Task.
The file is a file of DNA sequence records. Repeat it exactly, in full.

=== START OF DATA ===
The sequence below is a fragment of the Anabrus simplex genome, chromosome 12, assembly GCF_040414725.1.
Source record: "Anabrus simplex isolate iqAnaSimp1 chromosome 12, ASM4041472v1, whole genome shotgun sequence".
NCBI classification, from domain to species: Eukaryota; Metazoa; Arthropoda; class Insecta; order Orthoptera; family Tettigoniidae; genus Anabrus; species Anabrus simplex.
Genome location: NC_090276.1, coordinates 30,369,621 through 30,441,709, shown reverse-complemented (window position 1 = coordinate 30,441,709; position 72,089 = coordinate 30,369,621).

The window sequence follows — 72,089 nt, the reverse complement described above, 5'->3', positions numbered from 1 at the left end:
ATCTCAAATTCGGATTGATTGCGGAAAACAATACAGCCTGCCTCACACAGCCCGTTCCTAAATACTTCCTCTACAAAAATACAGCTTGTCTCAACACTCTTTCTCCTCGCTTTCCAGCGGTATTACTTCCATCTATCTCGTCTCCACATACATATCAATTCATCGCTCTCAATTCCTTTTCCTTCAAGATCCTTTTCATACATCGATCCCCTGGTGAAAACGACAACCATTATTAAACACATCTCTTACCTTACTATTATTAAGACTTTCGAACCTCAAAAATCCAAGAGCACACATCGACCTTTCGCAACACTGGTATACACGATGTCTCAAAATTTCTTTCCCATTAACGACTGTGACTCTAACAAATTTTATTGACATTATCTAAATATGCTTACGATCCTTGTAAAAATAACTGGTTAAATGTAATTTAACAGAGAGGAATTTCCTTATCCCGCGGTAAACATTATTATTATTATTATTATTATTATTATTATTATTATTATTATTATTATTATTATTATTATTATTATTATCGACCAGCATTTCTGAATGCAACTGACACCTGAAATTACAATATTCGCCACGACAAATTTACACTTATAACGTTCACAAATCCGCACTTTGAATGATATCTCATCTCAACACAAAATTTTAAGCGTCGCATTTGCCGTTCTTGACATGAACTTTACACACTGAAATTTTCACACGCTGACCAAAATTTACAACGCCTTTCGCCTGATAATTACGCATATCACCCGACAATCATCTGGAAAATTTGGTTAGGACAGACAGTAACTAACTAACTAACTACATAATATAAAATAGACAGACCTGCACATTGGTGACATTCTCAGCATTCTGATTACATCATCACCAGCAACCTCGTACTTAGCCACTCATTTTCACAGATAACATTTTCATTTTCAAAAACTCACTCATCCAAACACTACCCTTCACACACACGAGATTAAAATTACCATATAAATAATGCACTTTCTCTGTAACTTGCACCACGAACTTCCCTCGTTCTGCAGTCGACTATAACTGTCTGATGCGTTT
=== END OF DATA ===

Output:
The sequence below is a fragment of the Anabrus simplex genome, chromosome 12, assembly GCF_040414725.1.
Source record: "Anabrus simplex isolate iqAnaSimp1 chromosome 12, ASM4041472v1, whole genome shotgun sequence".
NCBI classification, from domain to species: Eukaryota; Metazoa; Arthropoda; class Insecta; order Orthoptera; family Tettigoniidae; genus Anabrus; species Anabrus simplex.
Genome location: NC_090276.1, coordinates 30,369,621 through 30,441,709, shown reverse-complemented (window position 1 = coordinate 30,441,709; position 72,089 = coordinate 30,369,621).

The window sequence follows — 72,089 nt, the reverse complement described above, 5'->3', positions numbered from 1 at the left end:
ATCTCAAATTCGGATTGATTGCGGAAAACAATACAGCCTGCCTCACACAGCCCGTTCCTAAATACTTCCTCTACAAAAATACAGCTTGTCTCAACACTCTTTCTCCTCGCTTTCCAGCGGTATTACTTCCATCTATCTCGTCTCCACATACATATCAATTCATCGCTCTCAATTCCTTTTCCTTCAAGATCCTTTTCATACATCGATCCCCTGGTGAAAACGACAACCATTATTAAACACATCTCTTACCTTACTATTATTAAGACTTTCGAACCTCAAAAATCCAAGAGCACACATCGACCTTTCGCAACACTGGTATACACGATGTCTCAAAATTTCTTTCCCATTAACGACTGTGACTCTAACAAATTTTATTGACATTATCTAAATATGCTTACGATCCTTGTAAAAATAACTGGTTAAATGTAATTTAACAGAGAGGAATTTCCTTATCCCGCGGTAAACATTATTATTATTATTATTATTATTATTATTATTATTATTATTATTATTATTATTATTATTATTATTATTATCGACCAGCATTTCTGAATGCAACTGACACCTGAAATTACAATATTCGCCACGACAAATTTACACTTATAACGTTCACAAATCCGCACTTTGAATGATATCTCATCTCAACACAAAATTTTAAGCGTCGCATTTGCCGTTCTTGACATGAACTTTACACACTGAAATTTTCACACGCTGACCAAAATTTACAACGCCTTTCGCCTGATAATTACGCATATCACCCGACAATCATCTGGAAAATTTGGTTAGGACAGACAGTAACTAACTAACTAACTACATAATATAAAATAGACAGACCTGCACATTGGTGACATTCTCAGCATTCTGATTACATCATCACCAGCAACCTCGTACTTAGCCACTCATTTTCACAGATAACATTTTCATTTTCAAAAACTCACTCATCCAAACACTACCCTTCACACACACGAGATTAAAATTACCATATAAATAATGCACTTTCTCTGTAACTTGCACCACGAACTTCCCTCGTTCTGCAGTCGACTATAACTGTCTGATGCGTTT